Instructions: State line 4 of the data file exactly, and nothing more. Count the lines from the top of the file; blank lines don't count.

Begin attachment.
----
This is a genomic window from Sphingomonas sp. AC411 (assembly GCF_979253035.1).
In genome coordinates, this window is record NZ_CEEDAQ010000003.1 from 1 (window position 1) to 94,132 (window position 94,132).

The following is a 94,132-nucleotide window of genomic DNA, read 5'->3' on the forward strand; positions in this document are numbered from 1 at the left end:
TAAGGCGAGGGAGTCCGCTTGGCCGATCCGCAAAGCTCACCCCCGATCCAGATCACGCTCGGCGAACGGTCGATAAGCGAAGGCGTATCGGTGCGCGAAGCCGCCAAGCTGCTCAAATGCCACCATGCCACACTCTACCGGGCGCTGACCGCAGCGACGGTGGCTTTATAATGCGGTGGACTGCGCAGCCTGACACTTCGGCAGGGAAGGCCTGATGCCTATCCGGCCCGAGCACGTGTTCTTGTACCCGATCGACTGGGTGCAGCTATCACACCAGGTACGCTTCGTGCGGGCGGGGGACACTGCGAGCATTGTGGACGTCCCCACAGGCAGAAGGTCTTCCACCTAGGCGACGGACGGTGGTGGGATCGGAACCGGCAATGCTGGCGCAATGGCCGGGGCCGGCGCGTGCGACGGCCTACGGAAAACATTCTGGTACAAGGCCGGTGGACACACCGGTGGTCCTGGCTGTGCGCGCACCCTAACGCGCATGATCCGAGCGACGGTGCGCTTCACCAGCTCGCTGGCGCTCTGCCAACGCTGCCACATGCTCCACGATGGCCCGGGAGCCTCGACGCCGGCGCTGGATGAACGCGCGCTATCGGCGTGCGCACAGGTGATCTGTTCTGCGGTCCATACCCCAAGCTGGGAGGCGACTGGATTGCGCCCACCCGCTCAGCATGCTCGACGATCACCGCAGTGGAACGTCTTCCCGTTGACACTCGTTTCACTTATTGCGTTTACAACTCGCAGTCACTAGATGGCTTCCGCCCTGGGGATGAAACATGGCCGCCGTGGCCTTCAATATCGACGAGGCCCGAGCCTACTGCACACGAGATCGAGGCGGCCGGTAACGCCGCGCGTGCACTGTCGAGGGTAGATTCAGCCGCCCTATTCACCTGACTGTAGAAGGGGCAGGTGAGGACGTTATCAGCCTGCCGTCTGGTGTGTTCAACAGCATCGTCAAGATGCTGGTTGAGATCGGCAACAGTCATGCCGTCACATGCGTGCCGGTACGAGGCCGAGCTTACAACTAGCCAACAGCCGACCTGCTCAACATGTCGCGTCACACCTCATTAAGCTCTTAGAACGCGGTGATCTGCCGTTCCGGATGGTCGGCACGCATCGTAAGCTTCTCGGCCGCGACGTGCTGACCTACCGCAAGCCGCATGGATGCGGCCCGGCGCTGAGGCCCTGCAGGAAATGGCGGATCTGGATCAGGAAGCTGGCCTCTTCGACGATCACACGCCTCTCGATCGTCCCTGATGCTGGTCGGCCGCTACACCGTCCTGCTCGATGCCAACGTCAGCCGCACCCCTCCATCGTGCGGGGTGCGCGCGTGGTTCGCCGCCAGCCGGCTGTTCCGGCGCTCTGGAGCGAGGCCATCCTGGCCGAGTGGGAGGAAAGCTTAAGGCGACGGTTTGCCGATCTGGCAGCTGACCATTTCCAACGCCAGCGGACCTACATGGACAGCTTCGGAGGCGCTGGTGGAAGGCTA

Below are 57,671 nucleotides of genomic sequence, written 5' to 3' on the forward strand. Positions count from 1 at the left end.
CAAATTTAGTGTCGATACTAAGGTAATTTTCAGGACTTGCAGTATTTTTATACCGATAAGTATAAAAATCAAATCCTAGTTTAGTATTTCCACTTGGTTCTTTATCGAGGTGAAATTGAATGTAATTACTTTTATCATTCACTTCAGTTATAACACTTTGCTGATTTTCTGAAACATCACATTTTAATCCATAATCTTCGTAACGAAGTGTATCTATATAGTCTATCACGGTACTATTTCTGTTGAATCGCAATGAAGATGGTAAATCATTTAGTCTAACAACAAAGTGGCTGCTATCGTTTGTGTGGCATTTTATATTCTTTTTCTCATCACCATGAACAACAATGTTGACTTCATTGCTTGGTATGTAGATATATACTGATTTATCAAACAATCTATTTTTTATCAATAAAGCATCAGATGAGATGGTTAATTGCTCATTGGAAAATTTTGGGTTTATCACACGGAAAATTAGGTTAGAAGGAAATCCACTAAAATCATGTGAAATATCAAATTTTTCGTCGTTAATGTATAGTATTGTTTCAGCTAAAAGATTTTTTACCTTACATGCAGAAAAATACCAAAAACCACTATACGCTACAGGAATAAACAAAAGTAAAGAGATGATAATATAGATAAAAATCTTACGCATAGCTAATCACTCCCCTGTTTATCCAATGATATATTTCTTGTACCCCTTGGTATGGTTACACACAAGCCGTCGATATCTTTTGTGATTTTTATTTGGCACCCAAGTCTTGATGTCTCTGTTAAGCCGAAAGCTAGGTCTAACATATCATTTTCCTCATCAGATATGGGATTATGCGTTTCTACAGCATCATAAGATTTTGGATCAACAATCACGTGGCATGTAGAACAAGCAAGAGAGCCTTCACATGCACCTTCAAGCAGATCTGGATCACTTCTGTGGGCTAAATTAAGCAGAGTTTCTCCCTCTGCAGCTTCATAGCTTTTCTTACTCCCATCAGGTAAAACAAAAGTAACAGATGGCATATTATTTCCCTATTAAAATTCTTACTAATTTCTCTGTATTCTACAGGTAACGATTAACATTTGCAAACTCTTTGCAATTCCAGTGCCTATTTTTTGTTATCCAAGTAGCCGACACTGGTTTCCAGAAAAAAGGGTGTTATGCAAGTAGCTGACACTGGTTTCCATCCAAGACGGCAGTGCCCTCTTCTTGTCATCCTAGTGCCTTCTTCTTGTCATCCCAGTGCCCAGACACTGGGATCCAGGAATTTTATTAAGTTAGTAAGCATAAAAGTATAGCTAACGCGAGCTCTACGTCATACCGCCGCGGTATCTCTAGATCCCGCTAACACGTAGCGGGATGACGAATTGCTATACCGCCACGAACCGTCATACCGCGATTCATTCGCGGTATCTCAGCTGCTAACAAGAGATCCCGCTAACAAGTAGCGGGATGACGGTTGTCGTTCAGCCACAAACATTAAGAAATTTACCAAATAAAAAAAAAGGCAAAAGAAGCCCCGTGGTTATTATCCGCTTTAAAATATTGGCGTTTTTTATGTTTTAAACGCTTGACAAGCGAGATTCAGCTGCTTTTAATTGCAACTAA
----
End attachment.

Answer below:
TAAGGCGAGGGAGTCCGCTTGGCCGATCCGCAAAGCTCACCCCCGATCCAGATCACGCTCGGCGAACGGTCGATAAGCGAAGGCGTATCGGTGCGCGAAGCCGCCAAGCTGCTCAAATGCCACCATGCCACACTCTACCGGGCGCTGACCGCAGCGACGGTGGCTTTATAATGCGGTGGACTGCGCAGCCTGACACTTCGGCAGGGAAGGCCTGATGCCTATCCGGCCCGAGCACGTGTTCTTGTACCCGATCGACTGGGTGCAGCTATCACACCAGGTACGCTTCGTGCGGGCGGGGGACACTGCGAGCATTGTGGACGTCCCCACAGGCAGAAGGTCTTCCACCTAGGCGACGGACGGTGGTGGGATCGGAACCGGCAATGCTGGCGCAATGGCCGGGGCCGGCGCGTGCGACGGCCTACGGAAAACATTCTGGTACAAGGCCGGTGGACACACCGGTGGTCCTGGCTGTGCGCGCACCCTAACGCGCATGATCCGAGCGACGGTGCGCTTCACCAGCTCGCTGGCGCTCTGCCAACGCTGCCACATGCTCCACGATGGCCCGGGAGCCTCGACGCCGGCGCTGGATGAACGCGCGCTATCGGCGTGCGCACAGGTGATCTGTTCTGCGGTCCATACCCCAAGCTGGGAGGCGACTGGATTGCGCCCACCCGCTCAGCATGCTCGACGATCACCGCAGTGGAACGTCTTCCCGTTGACACTCGTTTCACTTATTGCGTTTACAACTCGCAGTCACTAGATGGCTTCCGCCCTGGGGATGAAACATGGCCGCCGTGGCCTTCAATATCGACGAGGCCCGAGCCTACTGCACACGAGATCGAGGCGGCCGGTAACGCCGCGCGTGCACTGTCGAGGGTAGATTCAGCCGCCCTATTCACCTGACTGTAGAAGGGGCAGGTGAGGACGTTATCAGCCTGCCGTCTGGTGTGTTCAACAGCATCGTCAAGATGCTGGTTGAGATCGGCAACAGTCATGCCGTCACATGCGTGCCGGTACGAGGCCGAGCTTACAACTAGCCAACAGCCGACCTGCTCAACATGTCGCGTCACACCTCATTAAGCTCTTAGAACGCGGTGATCTGCCGTTCCGGATGGTCGGCACGCATCGTAAGCTTCTCGGCCGCGACGTGCTGACCTACCGCAAGCCGCATGGATGCGGCCCGGCGCTGAGGCCCTGCAGGAAATGGCGGATCTGGATCAGGAAGCTGGCCTCTTCGACGATCACACGCCTCTCGATCGTCCCTGATGCTGGTCGGCCGCTACACCGTCCTGCTCGATGCCAACGTCAGCCGCACCCCTCCATCGTGCGGGGTGCGCGCGTGGTTCGCCGCCAGCCGGCTGTTCCGGCGCTCTGGAGCGAGGCCATCCTGGCCGAGTGGGAGGAAAGCTTAAGGCGACGGTTTGCCGATCTGGCAGCTGACCATTTCCAACGCCAGCGGACCTACATGGACAGCTTCGGAGGCGCTGGTGGAAGGCTA